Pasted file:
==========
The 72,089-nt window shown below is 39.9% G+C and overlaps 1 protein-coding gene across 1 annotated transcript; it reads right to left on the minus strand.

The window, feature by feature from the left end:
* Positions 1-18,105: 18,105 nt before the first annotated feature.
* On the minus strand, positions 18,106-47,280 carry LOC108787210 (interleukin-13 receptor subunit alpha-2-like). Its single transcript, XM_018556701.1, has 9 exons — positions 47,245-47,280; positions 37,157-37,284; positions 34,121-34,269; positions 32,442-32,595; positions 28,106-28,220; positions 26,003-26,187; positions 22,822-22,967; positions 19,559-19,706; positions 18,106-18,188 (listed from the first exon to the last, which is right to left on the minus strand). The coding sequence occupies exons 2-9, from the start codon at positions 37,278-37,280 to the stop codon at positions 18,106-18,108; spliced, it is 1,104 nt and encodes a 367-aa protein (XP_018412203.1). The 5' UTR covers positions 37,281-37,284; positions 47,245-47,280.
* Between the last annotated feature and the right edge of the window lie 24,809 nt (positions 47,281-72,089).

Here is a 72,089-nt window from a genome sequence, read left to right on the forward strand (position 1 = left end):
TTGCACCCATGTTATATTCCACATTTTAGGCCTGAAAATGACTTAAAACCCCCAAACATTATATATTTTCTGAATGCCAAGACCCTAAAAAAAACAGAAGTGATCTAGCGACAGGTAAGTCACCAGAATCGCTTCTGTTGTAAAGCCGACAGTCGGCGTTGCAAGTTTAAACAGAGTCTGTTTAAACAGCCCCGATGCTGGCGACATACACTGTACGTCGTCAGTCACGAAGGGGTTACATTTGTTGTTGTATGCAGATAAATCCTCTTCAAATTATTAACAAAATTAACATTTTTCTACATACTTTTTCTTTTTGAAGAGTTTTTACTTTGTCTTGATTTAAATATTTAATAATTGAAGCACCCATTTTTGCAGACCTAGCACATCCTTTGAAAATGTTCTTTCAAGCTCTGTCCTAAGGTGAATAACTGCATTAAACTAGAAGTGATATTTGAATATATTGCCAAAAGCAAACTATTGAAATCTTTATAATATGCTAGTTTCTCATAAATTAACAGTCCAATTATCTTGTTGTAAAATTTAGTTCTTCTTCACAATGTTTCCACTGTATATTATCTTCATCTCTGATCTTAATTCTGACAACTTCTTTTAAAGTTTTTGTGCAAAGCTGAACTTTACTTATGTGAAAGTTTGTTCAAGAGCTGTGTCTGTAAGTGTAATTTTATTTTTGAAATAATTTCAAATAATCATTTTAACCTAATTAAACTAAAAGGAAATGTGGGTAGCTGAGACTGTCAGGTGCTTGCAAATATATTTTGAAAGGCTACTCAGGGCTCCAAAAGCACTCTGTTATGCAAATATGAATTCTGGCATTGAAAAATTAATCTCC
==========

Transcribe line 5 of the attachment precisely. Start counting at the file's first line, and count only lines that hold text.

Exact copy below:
* Between the last annotated feature and the right edge of the window lie 24,809 nt (positions 47,281-72,089).